When Your Health Insurance Can Make You Pay for Birth Control

Various types of contraceptives
Image © BSIP/UIG/Getty Images

Because contraceptive services are considered preventive health care for women, the Affordable Care Act was supposed to prohibit health insurers from charging cost-sharing fees like deductibles, copays, and coinsurance for birth control. So, why are some insured women still paying for birth control?

There are several situations in which insurers are allowed to impose cost-sharing for contraceptives.

Here’s a rundown of them:

Out-of-Network Care

If you have managed care health insurance with a provider network, the prohibition against cost-sharing for preventive care only applies to services received from an in-network provider. If you get your birth control pills from an out-of-network pharmacy or have your IUD placed by an out-of-network gynecologist, you’ll pay more. In fact, if your health plan is an HMO or EPO that doesn’t reimburse for out-of-network care, you might have to pay the entire bill yourself. If you have a PPO or POS plan, you’ll likely have to pay the out-of-network deductible and coinsurance rate for your plan. If you don’t want to pay these charges, stay in-network when getting contraceptive services.

Only One Offering From Each Category Has to Be Free

At the time of this writing, there are 18 FDA-approved categories of contraceptives intended for women’s use. Your health plan only has to make one offering from each category free of cost-sharing.

For example, there are many combination birth control pills. Your insurer must offer one without cost-sharing but can charge a copay for other combination birth control pills. There is only one contraceptive ring; it’s the only product in its FDA category. So, your insurer must pay for the NuvaRing without cost-sharing.

If your physician feels there is a medical reason why your health plan’s preferred offering from that FDA category isn’t medically appropriate for you, then your health insurer must make the medically-appropriate choice available to you without cost-sharing.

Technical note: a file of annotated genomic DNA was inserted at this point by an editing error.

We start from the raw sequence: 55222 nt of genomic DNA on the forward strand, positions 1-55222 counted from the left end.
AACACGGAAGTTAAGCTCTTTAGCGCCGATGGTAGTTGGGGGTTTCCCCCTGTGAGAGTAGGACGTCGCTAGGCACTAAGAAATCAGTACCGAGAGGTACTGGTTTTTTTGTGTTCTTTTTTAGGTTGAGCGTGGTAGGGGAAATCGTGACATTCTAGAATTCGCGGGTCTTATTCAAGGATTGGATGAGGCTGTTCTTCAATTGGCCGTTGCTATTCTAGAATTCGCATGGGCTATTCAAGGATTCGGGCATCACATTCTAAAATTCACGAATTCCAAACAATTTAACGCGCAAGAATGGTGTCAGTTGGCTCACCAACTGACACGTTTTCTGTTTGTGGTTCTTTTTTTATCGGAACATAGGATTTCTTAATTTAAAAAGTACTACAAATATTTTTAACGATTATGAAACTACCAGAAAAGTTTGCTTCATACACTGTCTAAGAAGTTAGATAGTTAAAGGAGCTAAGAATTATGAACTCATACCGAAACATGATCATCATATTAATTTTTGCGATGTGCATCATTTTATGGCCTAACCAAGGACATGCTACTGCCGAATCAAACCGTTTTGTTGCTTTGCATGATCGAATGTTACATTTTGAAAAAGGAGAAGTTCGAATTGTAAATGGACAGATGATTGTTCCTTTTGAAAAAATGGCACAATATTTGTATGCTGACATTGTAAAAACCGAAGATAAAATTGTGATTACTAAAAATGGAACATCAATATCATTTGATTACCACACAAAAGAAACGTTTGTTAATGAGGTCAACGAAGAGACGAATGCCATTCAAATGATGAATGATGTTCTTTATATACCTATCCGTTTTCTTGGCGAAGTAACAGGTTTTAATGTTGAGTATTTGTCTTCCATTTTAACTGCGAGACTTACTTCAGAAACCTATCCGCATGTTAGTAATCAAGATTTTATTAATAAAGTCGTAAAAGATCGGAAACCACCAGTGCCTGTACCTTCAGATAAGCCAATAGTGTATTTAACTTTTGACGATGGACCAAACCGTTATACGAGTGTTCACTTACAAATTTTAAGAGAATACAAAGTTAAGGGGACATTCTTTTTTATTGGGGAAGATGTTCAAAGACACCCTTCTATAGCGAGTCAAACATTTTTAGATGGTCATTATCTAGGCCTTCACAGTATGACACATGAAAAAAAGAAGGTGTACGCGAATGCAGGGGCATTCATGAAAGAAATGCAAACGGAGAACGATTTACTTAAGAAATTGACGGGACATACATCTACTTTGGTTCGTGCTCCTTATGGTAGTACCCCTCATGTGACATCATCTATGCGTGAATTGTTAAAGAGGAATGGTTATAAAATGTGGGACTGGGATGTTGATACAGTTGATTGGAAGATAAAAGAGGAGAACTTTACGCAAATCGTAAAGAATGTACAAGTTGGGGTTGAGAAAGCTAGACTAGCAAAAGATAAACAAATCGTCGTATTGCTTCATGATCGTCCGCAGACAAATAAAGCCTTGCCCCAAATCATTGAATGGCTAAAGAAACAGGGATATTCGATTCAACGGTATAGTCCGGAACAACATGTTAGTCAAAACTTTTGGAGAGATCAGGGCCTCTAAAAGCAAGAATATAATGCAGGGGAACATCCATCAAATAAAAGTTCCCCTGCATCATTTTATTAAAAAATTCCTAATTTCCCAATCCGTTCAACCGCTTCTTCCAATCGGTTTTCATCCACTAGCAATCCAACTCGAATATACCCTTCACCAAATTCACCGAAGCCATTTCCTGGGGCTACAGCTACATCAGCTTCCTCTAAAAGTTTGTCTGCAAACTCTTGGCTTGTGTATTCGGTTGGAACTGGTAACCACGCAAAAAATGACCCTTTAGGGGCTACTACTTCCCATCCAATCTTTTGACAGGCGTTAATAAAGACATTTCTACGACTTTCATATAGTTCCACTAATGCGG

Your health plan is allowed to use medical management techniques to encourage you to use its preferred option within each FDA category. For example, it may offer a generic version of a particular birth control pill for free, but charge a copay for the brand-name version of the same drug. However, if there is no generic version available in that category, it must offer a brand-name version without cost-sharing.

Prescription Required

Over-the-counter contraceptives for use by women are included in the contraceptive mandate. However, they’re only included if prescribed by your health care provider. So, if you don’t want to have to pay for your over-the-counter contraceptive, get a prescription for it. Take the prescription to the pharmacy counter and have it filled.

Grandfathered Plans Are Exempt

Grandfathered health plans are exempt from some of the ACA’s consumer protections; they don’t have to offer any preventive health care free of cost-sharing. If your health plan is grandfathered, it must say so in the plan literature. You could also find out by calling the customer service number on your health insurance ID card or by asking your employee benefits representative if it’s job-based health insurance.

Religious Objection

Certain religious employers are exempt from the contraceptive mandate. If you work for a church or house of worship and have health insurance through your job, your health insurance may not cover contraceptives at all, or may offer limited choices and require cost-sharing.

Also, the Supreme Court ruled in Burwell V. Hobby Lobby that certain closely-held for-profit businesses whose owners have a religious objection to certain types of contraceptives cannot be forced by the ACA to provide their employees with these types of contraceptives. If you work for a closely-held corporation whose owners have religious objections to certain types of birth control, you may find that you’ll pay 100% of the cost of those particular contraceptive methods.


Contraceptives are considered preventive health care for women, but not for men. Health insurers don’t have to cover contraceptives for men at all.



FAQS ABOUT AFFORDABLE CARE ACT IMPLEMENTATION (PART XXVI), The Center for Consumer Information & Insurance Oversight, The Centers for Medicare & Medicaid Services. Accessed may 29, 2015.

Continue Reading